The Ramirez in camp now is not the Ramirez who first joined the Rangers. He went out to Surprise, Ariz., in November to start working towards the 2011 season and it’s clear that projectability is now coming to fruition. Now 21, Ramirez worked hard to add to his 6-foot-3 frame. He got to throw an inning in a big league game recently and was up to 95-98 mph in his inning of work. Ironically, Blake Beavan threw in that game as well, but for the Mariners. Beavan, Michael Main and Ramirez were the prized high school right-handers the Rangers took in the first round of the 2007 Draft. Beavan went to Seattle in the Cliff Lee deal and Main became a San Francisco Giant in the Benjie Molina trade.
So it’s just Ramirez now. He and his three-pitch mix will move to Myrtle Beach to start the year and that’s a very good place for pitchers to thrive. But he may not be there long, with a promotion to Frisco in his sights if things keep going this well.
With six players in the Top 50 and a few others who’d be in most Top 100s, it would be understandable if there weren’t many more Royals prospects to talk about after their Top 10 (now up and running on mlb.com).
But there are. Plenty. There are a number of directions you could go in with this OMG (One More Guy), but I’ll stay on the mound with a guy who’s new to the organization…
Jeremy Jeffress, RHP: We all know about his history, so we don’t have to go there again. From all reports, he’s straightened himself out and the Royals did a ton of background work to make sure his makeup wouldn’t be a problem once he joined the Royals. Once they determined they were OK with where he was in his life, they were thrilled to have him come to them as part of that Zack Greinke deal.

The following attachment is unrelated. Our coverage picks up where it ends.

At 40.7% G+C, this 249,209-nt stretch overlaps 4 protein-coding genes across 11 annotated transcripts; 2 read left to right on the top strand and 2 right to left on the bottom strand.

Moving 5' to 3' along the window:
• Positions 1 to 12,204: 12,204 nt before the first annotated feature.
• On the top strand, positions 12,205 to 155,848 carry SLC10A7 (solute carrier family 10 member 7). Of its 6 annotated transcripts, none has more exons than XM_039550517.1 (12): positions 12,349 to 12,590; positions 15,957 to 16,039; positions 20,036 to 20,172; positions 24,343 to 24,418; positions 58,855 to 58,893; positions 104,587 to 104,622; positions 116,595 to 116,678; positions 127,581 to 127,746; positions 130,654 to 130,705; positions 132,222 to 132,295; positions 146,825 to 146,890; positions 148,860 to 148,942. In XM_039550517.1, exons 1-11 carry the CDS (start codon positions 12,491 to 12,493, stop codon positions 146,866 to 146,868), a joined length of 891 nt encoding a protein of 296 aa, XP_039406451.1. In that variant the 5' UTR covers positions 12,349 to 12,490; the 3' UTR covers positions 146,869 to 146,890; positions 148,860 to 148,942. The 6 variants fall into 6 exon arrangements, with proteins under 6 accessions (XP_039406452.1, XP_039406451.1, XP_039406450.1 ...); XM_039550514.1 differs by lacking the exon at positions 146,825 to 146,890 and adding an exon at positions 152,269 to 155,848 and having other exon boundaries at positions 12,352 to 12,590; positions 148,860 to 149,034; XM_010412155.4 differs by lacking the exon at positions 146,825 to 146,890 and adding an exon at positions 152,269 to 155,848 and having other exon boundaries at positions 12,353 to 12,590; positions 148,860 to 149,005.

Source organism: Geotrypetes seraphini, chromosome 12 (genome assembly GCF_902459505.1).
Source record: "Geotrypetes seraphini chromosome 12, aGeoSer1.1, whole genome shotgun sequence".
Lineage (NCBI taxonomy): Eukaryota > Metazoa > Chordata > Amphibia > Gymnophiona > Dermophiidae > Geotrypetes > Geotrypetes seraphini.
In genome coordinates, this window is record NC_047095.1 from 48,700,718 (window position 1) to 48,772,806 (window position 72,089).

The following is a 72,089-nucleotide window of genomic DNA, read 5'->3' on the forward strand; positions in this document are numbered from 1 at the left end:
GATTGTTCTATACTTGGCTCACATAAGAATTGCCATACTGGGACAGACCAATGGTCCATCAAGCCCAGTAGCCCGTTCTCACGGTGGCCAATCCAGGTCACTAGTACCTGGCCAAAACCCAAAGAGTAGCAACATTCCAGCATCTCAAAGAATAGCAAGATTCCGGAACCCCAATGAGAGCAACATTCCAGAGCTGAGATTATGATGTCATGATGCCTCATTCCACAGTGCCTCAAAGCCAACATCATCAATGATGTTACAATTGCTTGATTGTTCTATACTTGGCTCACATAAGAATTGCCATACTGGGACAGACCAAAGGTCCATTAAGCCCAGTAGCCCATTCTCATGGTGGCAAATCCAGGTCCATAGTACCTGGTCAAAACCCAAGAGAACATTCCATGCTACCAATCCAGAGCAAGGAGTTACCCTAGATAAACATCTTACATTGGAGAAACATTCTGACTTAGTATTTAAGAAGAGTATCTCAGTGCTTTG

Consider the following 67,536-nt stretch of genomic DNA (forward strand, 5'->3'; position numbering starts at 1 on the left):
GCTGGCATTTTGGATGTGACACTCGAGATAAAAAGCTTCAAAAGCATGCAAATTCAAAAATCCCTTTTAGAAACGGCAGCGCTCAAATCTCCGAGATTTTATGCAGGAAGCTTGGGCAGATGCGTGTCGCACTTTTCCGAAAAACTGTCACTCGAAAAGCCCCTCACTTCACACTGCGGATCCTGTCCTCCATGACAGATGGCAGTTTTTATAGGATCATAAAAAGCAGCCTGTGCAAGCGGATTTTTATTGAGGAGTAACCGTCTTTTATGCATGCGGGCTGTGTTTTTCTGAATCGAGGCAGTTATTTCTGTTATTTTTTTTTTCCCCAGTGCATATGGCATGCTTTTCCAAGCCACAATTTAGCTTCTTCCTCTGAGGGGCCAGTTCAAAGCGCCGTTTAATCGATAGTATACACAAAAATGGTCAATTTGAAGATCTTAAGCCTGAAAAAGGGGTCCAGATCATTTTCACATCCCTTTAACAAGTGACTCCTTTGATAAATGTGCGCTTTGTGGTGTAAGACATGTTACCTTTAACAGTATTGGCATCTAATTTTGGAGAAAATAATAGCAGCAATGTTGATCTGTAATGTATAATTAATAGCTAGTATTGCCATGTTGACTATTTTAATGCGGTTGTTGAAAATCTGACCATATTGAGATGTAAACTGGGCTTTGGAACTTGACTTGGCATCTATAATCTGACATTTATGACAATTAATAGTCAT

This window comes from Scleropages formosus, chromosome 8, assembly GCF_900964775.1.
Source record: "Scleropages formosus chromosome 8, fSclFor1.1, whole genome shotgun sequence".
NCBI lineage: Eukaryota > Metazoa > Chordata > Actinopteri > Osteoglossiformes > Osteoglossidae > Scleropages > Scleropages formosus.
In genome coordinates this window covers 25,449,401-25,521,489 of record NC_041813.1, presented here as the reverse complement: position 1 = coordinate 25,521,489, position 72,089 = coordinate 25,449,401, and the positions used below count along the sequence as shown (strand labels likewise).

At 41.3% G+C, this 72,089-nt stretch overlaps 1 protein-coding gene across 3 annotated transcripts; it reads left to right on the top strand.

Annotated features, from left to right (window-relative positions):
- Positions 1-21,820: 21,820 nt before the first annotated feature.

Pitching-wise, there’s a lot to like about Jeffress, especially since he’s now a full-time reliever. He’s always had the plus fastball, but that’s even better now that he’s only pitching in short stints. He was hitting triple-digits during his stint in the Arizona Fall League. He’s got an outstanding power breaking ball to go along with it and that’s really all he needs to get big-league hitters out. His stuff is that electric.
His command is still an issue, though. As well as he threw in the AFL, he walked 12 in 11 2/3 innings. That lack of control (along with a lack of a changeup) was a reason many felt he wasn’t destined to be a starter. If he can harness his stuff — and early reports this spring were that he’s refined his command — he’s got future closer written all over him. Starting this year, he could help form a dynamic 1-2 punch at the back end of the Royals bullpen, handing the ball off to All-Star Joakim Soria.
With the Colorado Rockies preview now up for everyone to see, it’s time to take a look at One More Guy from their system.
Casey Weathers, RHP: Remember him? The 2007 first-round pick out of Vanderbilt was supposed to be a quick riser, one of those college closers who could get to the big leagues in a hurry. He had a solid 2008 season in Double-A, making the Texas League All-Star team and going to the Futures Game, but then missed all of 2009 following Tommy John surgery.
He came back in 2010 and the velocity was still definitely there. He struck out 46 in 30 1/3 innings and hitters managed just a .185 average against him. Command hadn’t come back as quickly — he walked 22 — but that’s often the case with TJ returnees. The 2011 season could be a big one for the 25-year-old. If he starts throwing strikes, he could help the Rockies bullpen out sooner rather than later.